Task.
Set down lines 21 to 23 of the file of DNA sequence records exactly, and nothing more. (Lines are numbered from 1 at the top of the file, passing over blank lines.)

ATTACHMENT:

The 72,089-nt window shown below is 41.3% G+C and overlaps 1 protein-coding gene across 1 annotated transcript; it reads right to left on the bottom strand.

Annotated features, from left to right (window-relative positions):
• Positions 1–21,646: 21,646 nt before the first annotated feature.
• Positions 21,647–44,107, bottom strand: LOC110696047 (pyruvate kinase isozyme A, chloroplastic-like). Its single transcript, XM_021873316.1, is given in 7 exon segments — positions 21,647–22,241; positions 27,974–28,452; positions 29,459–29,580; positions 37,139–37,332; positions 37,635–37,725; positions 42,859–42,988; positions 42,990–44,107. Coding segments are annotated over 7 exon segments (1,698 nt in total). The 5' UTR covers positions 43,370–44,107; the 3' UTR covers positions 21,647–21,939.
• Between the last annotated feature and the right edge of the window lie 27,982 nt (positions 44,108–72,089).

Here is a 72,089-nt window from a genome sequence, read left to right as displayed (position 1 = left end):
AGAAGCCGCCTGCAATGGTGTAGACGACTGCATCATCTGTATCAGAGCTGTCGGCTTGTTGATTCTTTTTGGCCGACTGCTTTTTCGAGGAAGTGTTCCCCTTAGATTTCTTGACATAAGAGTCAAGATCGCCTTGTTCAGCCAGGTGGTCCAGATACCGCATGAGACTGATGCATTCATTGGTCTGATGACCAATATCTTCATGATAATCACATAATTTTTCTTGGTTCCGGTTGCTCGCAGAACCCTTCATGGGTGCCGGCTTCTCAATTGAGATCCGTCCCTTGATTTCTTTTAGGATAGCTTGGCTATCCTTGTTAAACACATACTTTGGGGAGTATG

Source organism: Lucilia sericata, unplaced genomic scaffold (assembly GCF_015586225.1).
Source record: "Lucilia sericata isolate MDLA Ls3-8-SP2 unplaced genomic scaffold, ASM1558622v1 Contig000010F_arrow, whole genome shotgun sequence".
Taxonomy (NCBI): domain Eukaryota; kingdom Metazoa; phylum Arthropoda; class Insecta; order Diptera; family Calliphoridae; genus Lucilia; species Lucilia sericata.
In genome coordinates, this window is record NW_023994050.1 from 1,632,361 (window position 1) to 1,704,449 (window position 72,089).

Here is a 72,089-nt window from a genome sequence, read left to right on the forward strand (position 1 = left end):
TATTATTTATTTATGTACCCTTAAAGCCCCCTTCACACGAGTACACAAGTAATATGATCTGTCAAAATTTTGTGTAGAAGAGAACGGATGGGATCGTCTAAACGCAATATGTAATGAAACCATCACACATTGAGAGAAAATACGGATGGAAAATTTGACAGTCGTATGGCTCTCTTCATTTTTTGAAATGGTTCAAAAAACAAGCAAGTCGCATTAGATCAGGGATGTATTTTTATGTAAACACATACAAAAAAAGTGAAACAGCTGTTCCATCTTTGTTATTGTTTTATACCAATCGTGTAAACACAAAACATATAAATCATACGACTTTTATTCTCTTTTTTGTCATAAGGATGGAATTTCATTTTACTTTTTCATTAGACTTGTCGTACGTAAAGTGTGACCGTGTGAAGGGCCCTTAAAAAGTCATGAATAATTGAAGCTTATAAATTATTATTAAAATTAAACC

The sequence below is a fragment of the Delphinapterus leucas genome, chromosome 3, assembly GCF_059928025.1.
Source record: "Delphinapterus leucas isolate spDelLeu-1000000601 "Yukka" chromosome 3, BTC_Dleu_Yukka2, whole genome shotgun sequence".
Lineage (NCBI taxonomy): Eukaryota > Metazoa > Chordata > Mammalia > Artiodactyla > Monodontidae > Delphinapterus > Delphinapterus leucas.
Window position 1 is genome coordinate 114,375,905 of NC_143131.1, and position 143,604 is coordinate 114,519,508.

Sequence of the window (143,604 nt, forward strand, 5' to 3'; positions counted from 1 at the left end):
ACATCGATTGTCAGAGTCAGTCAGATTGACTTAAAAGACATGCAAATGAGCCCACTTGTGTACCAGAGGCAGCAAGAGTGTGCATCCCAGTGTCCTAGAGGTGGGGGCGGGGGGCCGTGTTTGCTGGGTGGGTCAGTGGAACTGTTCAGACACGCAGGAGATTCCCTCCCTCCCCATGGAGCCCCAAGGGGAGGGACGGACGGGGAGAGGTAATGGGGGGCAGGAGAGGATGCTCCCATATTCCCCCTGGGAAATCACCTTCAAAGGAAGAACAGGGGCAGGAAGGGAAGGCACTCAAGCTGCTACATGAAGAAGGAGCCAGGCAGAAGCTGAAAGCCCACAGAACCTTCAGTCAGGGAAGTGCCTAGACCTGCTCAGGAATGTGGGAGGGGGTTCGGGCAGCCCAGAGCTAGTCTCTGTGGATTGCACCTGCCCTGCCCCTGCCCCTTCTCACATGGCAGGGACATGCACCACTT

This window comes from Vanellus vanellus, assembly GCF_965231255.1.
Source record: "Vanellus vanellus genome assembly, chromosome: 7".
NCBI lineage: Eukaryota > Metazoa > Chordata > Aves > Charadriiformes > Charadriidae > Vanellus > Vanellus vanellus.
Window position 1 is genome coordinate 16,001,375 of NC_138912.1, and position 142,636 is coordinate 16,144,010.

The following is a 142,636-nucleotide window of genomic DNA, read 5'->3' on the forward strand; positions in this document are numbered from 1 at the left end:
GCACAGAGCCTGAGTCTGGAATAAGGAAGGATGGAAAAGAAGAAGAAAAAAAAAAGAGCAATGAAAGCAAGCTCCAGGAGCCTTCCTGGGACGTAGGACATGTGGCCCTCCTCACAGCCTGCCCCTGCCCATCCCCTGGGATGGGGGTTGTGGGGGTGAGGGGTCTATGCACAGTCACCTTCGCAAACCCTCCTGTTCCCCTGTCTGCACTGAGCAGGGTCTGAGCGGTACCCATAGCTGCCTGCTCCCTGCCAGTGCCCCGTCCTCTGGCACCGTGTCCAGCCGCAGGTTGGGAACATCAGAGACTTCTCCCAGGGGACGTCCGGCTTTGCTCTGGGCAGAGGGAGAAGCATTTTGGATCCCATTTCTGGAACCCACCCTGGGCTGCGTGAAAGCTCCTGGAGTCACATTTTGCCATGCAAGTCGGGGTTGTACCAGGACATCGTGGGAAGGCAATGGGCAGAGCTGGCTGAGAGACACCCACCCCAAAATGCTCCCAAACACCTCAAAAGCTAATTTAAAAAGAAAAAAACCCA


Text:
Source record: "Vanellus vanellus genome assembly, chromosome: 7".
NCBI lineage: Eukaryota > Metazoa > Chordata > Aves > Charadriiformes > Charadriidae > Vanellus > Vanellus vanellus.
Window position 1 is genome coordinate 16,001,375 of NC_138912.1, and position 142,636 is coordinate 16,144,010.